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Hotel Etiquette 101: Your Guide to a Proper Hotel Staycation
Be the kind of guest that everyone would love to have back.
By Summit Hotels and Resorts Team

A staycation is always a welcome idea, especially when life in the city is getting a little too manic and work is becoming too stressful. You don’t even have to go very far. The Summit Ridge in Tagaytay is the perfect place for a staycation. Just drive up from the city for the weekend, check in, and leave all your worries behind.

Note that it’s your worries you leave behind, not your manners. You may be on vacation, but proper etiquette never takes a break. Make sure that while you’re de-stressing, you’re not, in turn, stressing out housekeeping, the hotel staff, or the other guests. To avoid getting fined, blacklisted, or ending up on the six o’clock news, heed these basic dos and don’ts when staying at a hotel.

The S List- Hotel Etiquette 101

 

  1. Say please and thank you. Do remember to be polite when dealing with hotel staff and other guests. Saying please and thank you goes a long way in making the people working hard to give you the best stay feel valued and appreciated.
  2. Prepare all the check-in requirements in advance. Find out what the requirements are in advance and prepare them before you go up to the front desk to avoid delays. At Summit Ridge Tagaytay, guests are required to show a government-issued ID or their passport and pay in full upon registration.
  3. Dress the part. Do not roam the hotel in your sleepwear or swimwear, especially in common areas like the lobby or restaurants. Although a great hotel will always make an effort to make you feel at home, remember that it is still not your home. Carlinda Contento of Summit Hotels and Resorts says, “Guests are expected to be aware of what to wear at the pool, gym, lobby, restaurant.”
  4. Keep the volume down. There are other guests in the hotel, so keep your voice low, and the television and your Spotify playlist volume down. If you’re traveling with kids, make sure that they don’t run up and down hallways or disturb other guests in any way. Keep in mind that the other guests are there for some rest and relaxation, too.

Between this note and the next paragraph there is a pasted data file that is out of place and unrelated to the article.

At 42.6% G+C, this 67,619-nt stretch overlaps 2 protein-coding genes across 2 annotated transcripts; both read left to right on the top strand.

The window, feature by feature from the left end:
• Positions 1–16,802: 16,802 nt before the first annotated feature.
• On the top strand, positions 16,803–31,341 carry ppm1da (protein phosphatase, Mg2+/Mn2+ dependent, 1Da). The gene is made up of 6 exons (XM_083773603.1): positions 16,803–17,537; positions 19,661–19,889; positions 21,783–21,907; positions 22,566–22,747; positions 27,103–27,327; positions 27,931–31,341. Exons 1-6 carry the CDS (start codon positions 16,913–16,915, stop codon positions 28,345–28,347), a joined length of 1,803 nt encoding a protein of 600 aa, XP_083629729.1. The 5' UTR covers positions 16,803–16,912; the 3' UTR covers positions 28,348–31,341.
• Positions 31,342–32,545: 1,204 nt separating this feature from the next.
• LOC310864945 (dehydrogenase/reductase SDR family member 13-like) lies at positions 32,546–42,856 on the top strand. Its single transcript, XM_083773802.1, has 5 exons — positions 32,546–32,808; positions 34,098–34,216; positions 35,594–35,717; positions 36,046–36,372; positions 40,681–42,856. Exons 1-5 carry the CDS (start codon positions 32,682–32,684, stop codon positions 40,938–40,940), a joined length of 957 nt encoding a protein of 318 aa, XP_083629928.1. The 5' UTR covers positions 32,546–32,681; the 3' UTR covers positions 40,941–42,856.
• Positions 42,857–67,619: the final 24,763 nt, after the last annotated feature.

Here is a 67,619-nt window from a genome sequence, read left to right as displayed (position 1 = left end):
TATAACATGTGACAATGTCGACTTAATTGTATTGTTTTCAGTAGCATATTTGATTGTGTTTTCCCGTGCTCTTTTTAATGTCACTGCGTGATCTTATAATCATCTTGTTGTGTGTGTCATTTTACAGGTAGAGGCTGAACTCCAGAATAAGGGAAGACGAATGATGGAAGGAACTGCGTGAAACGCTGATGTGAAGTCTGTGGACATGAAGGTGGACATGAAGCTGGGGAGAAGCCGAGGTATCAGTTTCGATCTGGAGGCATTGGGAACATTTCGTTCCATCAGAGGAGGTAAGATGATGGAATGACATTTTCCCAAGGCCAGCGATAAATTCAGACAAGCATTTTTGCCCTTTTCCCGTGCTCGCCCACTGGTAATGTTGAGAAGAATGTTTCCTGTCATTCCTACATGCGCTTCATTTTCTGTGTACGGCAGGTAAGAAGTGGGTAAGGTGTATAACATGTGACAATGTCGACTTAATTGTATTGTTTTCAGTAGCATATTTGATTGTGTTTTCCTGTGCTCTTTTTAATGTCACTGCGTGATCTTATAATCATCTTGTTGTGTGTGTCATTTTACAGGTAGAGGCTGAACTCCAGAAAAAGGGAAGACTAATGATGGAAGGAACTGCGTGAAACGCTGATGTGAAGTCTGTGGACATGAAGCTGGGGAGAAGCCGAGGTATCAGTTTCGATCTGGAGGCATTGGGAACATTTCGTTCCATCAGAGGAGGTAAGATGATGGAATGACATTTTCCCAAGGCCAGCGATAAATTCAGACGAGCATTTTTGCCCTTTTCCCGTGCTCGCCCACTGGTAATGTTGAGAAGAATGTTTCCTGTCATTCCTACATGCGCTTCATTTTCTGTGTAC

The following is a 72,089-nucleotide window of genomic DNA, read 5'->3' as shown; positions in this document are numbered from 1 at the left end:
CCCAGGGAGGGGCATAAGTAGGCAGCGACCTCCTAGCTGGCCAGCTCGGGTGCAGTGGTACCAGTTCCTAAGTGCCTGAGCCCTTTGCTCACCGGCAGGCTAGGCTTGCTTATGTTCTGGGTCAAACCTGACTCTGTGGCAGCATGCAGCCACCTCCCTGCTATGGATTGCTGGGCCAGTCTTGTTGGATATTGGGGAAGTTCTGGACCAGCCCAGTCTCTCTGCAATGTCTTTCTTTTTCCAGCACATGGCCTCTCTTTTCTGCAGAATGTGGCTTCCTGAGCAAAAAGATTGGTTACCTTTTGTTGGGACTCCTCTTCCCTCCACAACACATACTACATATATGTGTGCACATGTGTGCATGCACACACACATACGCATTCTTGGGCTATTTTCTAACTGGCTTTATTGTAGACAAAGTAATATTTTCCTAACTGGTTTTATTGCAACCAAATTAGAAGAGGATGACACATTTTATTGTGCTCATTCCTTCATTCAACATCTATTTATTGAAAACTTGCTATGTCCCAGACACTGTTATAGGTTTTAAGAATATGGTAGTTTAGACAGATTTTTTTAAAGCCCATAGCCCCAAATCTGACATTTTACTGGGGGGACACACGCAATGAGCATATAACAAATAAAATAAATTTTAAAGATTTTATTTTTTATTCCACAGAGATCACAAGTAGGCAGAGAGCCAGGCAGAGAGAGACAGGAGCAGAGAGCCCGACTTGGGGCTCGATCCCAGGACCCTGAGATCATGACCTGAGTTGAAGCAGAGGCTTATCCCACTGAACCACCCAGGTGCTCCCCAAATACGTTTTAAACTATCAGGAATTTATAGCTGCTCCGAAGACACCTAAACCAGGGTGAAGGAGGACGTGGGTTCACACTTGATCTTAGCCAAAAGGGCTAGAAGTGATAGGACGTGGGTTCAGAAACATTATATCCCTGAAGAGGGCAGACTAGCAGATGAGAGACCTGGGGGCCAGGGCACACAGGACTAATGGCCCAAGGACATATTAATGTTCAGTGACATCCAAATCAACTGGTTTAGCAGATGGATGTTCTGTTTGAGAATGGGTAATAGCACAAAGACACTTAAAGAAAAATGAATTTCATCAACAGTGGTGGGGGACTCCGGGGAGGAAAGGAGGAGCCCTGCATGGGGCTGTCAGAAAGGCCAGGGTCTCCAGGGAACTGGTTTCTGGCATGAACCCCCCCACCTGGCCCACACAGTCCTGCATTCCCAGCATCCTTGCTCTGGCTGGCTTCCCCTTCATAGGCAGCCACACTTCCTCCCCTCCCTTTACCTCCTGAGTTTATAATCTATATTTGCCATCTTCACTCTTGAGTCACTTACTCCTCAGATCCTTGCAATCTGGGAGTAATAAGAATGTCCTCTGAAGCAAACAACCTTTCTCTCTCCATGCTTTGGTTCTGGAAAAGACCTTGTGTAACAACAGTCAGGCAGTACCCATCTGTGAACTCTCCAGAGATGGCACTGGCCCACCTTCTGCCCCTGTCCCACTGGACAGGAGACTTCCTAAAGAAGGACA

5. Practice elevator etiquette. It’s good manners to wait for people to get off before going in the elevator, hold the doors open for other people, move to the back to make room for everyone, and make sure your kids don’t play with the elevator buttons.
  6. Don’t take non-consumable items home. Soaps, shampoos, conditioners, and body lotions are fair game. They’re not going to reuse those anyway. But do not attempt to bring home the towels, pillows, bed linens, or any other item that’s reusable. They inspect rooms at checkout so avoid the embarrassment of being asked to return the items or the risk of being billed for them.
  7. Treat the furniture and fixtures in the room with care and respect. Do not damage or stain any item in the room. Trashing a hotel room is never cool...plus, it comes at a price. If you wreck any hotel property, you will have to pay for the damages.
  8. Be good to housekeeping. Sure, part of the appeal of a hotel staycation is that you don’t have to clean up after yourself. But that doesn’t mean you should be careless and messy. Always keep the room reasonably neat and clean.
  9. Use the amenities and facilities responsibly. Read the rules before using the different hotel amenities. Be considerate to the other guests you’re sharing the amenities with. When using the pool, dry off right away so you don’t leave puddles where people can slip and get hurt. When using gym equipment, return items to their proper place, don’t hog the machines, and wipe up your sweat puddles. When you’re at the spa, make sure to keep your voice low.
  10. Keep away from restricted areas. There are reasons restricted areas are off-limits. You’d either be in the hotel staff’s way or it could be dangerous for you to be there. Either way, do not inconvenience the staff by going somewhere you’re not allowed to go.
  11. Do not be wasteful. “Be an eco-friendly guest: Conserve water, electricity, and the free amenities provided to you. In the restaurant buffet, get only what you can,” Carlinda adds.
  12. Know the tipping etiquette. First, find out the hotel’s tipping policy. Summit Ridge Tagaytay has a no-tipping policy. (If you’re in another country, check the tipping etiquette of your destination.) If tipping is encouraged, tip staff members who’ve made your staycation pleasant and enjoyable. Gratuity is still, after all, a reward for service well done. Even so, the best rule of thumb is to tip unless you found the service poor or lacking. Be sure to have small bills with you for tipping and never ask for change.

Respect, courtesy, and good manners ensure that you’re not the only one who enjoys your stay at a hotel, and that the staff and the other guests have a pleasant time as well. So even if you’re there to get some much-needed R and R, remember to be on your best behavior always.